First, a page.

What does this mean for scientists?
For scientists, the discussion over how to resolve the problem is rapidly heating up with calls for big changes to how researchers register, conduct, and publish research and a growing chorus from hundreds of global scientific organizations demanding that all clinical trials are published. Perhaps most important and most difficult to change, is the structure of perverse incentives that places intense pressure on scientists to produce positive results while actively encouraging them to quietly sit on negative ones.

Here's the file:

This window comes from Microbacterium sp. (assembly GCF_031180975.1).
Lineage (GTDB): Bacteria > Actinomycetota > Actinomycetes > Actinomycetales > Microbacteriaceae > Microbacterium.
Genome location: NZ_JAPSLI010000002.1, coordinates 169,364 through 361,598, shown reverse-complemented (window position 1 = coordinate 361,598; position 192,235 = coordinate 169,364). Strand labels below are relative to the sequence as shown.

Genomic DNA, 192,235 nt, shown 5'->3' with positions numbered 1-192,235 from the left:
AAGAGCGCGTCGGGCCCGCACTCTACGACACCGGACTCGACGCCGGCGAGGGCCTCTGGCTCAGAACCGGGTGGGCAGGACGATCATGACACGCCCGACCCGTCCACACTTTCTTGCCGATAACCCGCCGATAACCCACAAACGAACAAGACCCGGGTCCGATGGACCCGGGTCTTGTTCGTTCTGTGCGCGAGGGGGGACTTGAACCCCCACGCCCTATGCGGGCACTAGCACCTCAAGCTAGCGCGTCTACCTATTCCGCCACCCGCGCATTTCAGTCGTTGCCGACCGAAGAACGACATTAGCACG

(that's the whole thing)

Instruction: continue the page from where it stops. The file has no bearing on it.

Innovation in manufacturing has crawled since the 1950s. That's about to speed up.
Richard Feynman once asked a silly question. Two MIT students just answered it.
Here's a fun experiment to try. Go to your pantry and see if you have a box of spaghetti. If you do, take out a noodle. Grab both ends of it and bend it until it breaks in half. How many pieces did it break into? If you got two large pieces and at least one small piece you're not alone.